Issue #90 - October 2015
View The Highlights & Photographs From This Issue.
This issue is being brought to you by the letter V—for Virginia and Vermont. We will learn about the characteristics of spinning wheels that came from those states and some men who built wheels there in the late 18th and early 19th centuries.
A Great Wheel From Virginia
When Barbara Livesey acquired a great wheel that originated in Virginia, she was surprised by some of its features. As she researched these wheels she discovered that these characteristics were typical of great wheels from that region. She describes her wheel and what she learned about other examples like it.
Great wheel from Culpeper, VA
Close-up of drive-wheel rim join and hub
Identifying a Phineas Wood Great Wheel
Susan Hector and her friend, Rachel Ruston, attended an estate sale that included several spinning wheels. The great wheel that Susan took home was marked P. WOOD. She was able to trace him to Dover, VT, and learned about his other enterprises.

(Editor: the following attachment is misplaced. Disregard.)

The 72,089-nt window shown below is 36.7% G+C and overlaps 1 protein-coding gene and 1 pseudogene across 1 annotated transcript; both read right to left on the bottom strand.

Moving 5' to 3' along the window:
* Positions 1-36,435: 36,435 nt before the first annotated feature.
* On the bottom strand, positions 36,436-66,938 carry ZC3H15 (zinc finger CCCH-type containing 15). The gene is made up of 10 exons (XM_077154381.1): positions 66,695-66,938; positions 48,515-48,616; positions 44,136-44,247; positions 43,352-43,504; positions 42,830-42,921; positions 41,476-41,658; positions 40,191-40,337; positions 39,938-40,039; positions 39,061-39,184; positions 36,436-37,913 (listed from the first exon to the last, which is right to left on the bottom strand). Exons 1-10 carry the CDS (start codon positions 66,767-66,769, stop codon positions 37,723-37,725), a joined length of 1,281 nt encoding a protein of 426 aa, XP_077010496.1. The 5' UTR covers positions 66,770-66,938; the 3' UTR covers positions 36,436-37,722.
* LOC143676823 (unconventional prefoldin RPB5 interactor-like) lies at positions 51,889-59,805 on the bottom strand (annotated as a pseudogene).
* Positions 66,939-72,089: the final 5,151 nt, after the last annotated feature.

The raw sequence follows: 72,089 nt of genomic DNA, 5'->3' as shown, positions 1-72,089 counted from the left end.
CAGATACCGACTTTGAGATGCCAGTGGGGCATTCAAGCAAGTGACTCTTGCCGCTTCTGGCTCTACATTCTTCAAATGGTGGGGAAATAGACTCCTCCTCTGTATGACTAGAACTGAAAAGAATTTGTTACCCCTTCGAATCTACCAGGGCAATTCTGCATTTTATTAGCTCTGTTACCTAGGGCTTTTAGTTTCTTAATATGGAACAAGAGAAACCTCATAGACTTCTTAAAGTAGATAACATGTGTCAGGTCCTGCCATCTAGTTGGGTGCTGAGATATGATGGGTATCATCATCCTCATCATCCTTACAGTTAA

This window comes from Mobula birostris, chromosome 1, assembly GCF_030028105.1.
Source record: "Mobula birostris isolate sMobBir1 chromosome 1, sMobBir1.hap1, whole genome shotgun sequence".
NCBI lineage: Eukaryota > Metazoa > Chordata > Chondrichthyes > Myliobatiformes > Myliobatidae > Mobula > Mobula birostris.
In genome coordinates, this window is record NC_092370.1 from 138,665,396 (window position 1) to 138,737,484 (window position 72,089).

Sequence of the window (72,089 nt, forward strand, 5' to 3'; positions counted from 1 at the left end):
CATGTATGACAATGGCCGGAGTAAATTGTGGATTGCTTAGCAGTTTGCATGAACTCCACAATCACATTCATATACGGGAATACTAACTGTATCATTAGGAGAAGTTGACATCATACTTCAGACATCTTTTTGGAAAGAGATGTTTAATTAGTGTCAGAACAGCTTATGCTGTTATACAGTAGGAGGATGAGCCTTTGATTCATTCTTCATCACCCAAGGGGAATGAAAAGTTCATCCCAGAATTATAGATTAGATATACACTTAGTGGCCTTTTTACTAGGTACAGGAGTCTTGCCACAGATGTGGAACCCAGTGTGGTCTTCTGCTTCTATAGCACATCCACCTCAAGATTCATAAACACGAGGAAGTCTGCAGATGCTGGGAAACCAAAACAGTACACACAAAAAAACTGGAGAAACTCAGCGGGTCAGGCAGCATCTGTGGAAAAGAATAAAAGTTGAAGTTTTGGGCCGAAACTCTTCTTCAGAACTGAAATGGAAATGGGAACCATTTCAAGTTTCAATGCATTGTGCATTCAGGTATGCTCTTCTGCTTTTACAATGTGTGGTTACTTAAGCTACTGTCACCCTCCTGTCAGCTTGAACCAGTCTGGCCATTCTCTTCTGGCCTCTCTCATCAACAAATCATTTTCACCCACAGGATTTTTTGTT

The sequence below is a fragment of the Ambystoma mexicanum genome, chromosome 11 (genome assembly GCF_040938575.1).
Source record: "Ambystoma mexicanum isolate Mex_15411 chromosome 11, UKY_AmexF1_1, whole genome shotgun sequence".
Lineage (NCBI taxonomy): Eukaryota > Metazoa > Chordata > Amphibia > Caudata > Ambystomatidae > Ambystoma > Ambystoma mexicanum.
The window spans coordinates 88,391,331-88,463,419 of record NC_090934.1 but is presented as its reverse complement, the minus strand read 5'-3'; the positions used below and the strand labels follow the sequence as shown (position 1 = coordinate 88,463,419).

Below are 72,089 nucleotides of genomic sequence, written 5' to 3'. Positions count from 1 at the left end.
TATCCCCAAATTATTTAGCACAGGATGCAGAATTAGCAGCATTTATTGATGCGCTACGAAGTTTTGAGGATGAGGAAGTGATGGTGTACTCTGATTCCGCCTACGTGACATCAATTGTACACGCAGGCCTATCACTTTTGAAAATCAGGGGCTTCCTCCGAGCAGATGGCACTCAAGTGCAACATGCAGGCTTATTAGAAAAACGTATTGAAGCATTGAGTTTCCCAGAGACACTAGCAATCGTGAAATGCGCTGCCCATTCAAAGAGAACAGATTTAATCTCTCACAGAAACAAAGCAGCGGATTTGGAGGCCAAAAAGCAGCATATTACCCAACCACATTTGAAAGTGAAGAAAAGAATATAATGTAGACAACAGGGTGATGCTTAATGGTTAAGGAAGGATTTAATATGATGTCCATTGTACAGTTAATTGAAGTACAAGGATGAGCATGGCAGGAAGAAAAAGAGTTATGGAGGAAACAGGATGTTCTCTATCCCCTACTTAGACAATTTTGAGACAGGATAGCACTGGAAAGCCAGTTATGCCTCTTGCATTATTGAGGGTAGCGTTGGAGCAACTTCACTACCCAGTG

Great wheel marked P WOOD
P WOOD mark
Addendum: Another Vermont Great Wheel
Rachel took home three signed wheels; one was marked TILDEN. We have documented a family of wheel makers named TILDEN working in Cornwall, VT. But was her wheel built by the father, Calvin Tilden [1744-1822], or by his son, Luther Tilden [1776-1826]?
Incomplete great wheel marked TILDEN
TILDEN mark on table
The Morison Story
Over the years we have heard about large spindle wheels marked S. MORISON that had Roman numerals on them. Nora Rubinstein has one marked XI and wanted to learn about the wheel maker, who was located in Vermont. She conducted extensive historical and genealogical research on the Morison family and made some interesting discoveries. She also recruited owners of other Morison wheels and museum curators to help her analyze the similarities and differences.
Nora's S. MORISON great wheel
S. MORISON stamps on Nora's wheel
Hub marked XΛI
Detail of legs and chip carving on table end
Different style and arrangement of stamps